Background Audit and feedback improves clinical care by highlighting the gap between current and ideal practice. We combined best practices of audit and feedback with continuously generated electronic health record data to improve performance on quality metrics in an inpatient setting.
Methods We conducted a cluster randomised control trial comparing intensive audit and feedback with usual audit and feedback from February 2016 to June 2016. The study subjects were internal medicine teams on the teaching service at an urban tertiary care hospital. Teams in the intensive feedback arm received access to a daily-updated team-based data dashboard as well as weekly inperson review of performance data (‘STAT rounds’). The usual feedback arm received ongoing twice-monthly emails with graphical depictions of team performance on selected quality metrics. The primary outcome was performance on a composite discharge metric (Discharge Mix Index, ‘DMI’). A washout period occurred at the end of the trial (from May through June 2016) during which STAT rounds were removed from the intensive feedback arm.
Results A total of 40 medicine teams participated in the trial. During the intervention period, the primary outcome of completion of the DMI was achieved on 79.3% (426/537) of patients in the intervention group compared with 63.2% (326/516) in the control group (P<0.0001). During the washout period, there was no significant difference in performance between the intensive and usual feedback groups.
Conclusion Intensive audit and feedback using timely data and STAT rounds significantly increased performance on a composite discharge metric compared with usual feedback. With the cessation of STAT rounds, performance between the intensive and usual feedback groups did not differ significantly, highlighting the importance of feedback delivery on effecting change.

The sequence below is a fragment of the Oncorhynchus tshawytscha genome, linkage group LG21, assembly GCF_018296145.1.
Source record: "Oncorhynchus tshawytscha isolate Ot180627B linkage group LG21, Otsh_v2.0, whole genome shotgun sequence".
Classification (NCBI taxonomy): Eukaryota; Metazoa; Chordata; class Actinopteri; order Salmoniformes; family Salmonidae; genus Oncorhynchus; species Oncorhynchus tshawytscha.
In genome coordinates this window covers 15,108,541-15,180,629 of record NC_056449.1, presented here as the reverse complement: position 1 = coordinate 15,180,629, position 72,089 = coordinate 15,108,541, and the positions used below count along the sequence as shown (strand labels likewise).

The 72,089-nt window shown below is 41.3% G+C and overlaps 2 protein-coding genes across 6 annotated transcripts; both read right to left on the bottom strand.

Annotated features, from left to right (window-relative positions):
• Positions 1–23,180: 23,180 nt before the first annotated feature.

Clinical Trial The trial was registered with ClinicalTrials.gov (NCT02593253).
- audit and feedback
- hospital medicine
- performance measures
- quality improvement
- randomised controlled trial
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Contributors As the principal and corresponding author, I assert that every person who contributed to the writing of this manuscript is listed as an author, and that each person listed as an author had an active and significant impact on the conceptualisation, performance and analysis of research in this article. This work has not been previously published.
Funding This research received no specific grant from any funding agency in the public, commercial or not-for-profit sectors.
Competing interests None declared.
Ethics approval The University of California, San Francisco Institutional Review Board (UCSF Committee on Human Research) reviewed this trial and given the quality improvement focus was classified as not human subjects research.
Provenance and peer review Not commissioned; externally peer reviewed.
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